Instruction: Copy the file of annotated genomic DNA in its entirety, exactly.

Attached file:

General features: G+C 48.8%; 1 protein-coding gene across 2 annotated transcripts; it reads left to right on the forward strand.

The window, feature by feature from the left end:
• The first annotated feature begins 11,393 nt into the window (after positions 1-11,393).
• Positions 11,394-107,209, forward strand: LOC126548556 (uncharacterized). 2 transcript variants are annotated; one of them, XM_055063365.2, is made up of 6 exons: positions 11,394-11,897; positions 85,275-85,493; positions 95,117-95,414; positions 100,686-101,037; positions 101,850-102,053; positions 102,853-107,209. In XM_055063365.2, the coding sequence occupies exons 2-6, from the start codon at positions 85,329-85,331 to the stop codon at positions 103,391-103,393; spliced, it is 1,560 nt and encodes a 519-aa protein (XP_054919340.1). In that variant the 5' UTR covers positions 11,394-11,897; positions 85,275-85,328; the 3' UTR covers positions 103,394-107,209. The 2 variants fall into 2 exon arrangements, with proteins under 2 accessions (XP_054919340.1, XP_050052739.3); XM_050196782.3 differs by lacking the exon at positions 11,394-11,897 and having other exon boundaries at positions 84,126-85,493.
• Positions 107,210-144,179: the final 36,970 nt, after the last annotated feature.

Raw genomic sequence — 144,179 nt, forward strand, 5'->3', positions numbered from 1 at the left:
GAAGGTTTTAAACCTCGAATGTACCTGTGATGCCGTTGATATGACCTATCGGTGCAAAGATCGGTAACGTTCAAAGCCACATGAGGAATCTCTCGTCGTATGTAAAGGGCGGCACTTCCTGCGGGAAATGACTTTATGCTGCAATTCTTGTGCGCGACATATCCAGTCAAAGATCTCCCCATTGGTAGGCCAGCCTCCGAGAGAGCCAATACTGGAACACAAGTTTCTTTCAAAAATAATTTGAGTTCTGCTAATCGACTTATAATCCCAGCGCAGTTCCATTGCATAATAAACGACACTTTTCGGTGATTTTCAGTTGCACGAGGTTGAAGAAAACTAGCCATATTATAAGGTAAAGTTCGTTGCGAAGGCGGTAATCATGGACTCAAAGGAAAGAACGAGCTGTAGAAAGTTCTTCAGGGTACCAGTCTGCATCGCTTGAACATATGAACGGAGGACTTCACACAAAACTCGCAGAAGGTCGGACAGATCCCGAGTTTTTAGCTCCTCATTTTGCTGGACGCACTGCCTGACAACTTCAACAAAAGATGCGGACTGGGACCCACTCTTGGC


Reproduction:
General features: G+C 48.8%; 1 protein-coding gene across 2 annotated transcripts; it reads left to right on the forward strand.

The window, feature by feature from the left end:
• The first annotated feature begins 11,393 nt into the window (after positions 1-11,393).
• Positions 11,394-107,209, forward strand: LOC126548556 (uncharacterized). 2 transcript variants are annotated; one of them, XM_055063365.2, is made up of 6 exons: positions 11,394-11,897; positions 85,275-85,493; positions 95,117-95,414; positions 100,686-101,037; positions 101,850-102,053; positions 102,853-107,209. In XM_055063365.2, the coding sequence occupies exons 2-6, from the start codon at positions 85,329-85,331 to the stop codon at positions 103,391-103,393; spliced, it is 1,560 nt and encodes a 519-aa protein (XP_054919340.1). In that variant the 5' UTR covers positions 11,394-11,897; positions 85,275-85,328; the 3' UTR covers positions 103,394-107,209. The 2 variants fall into 2 exon arrangements, with proteins under 2 accessions (XP_054919340.1, XP_050052739.3); XM_050196782.3 differs by lacking the exon at positions 11,394-11,897 and having other exon boundaries at positions 84,126-85,493.
• Positions 107,210-144,179: the final 36,970 nt, after the last annotated feature.

Raw genomic sequence — 144,179 nt, forward strand, 5'->3', positions numbered from 1 at the left:
GAAGGTTTTAAACCTCGAATGTACCTGTGATGCCGTTGATATGACCTATCGGTGCAAAGATCGGTAACGTTCAAAGCCACATGAGGAATCTCTCGTCGTATGTAAAGGGCGGCACTTCCTGCGGGAAATGACTTTATGCTGCAATTCTTGTGCGCGACATATCCAGTCAAAGATCTCCCCATTGGTAGGCCAGCCTCCGAGAGAGCCAATACTGGAACACAAGTTTCTTTCAAAAATAATTTGAGTTCTGCTAATCGACTTATAATCCCAGCGCAGTTCCATTGCATAATAAACGACACTTTTCGGTGATTTTCAGTTGCACGAGGTTGAAGAAAACTAGCCATATTATAAGGTAAAGTTCGTTGCGAAGGCGGTAATCATGGACTCAAAGGAAAGAACGAGCTGTAGAAAGTTCTTCAGGGTACCAGTCTGCATCGCTTGAACATATGAACGGAGGACTTCACACAAAACTCGCAGAAGGTCGGACAGATCCCGAGTTTTTAGCTCCTCATTTTGCTGGACGCACTGCCTGACAACTTCAACAAAAGATGCGGACTGGGACCCACTCTTGGC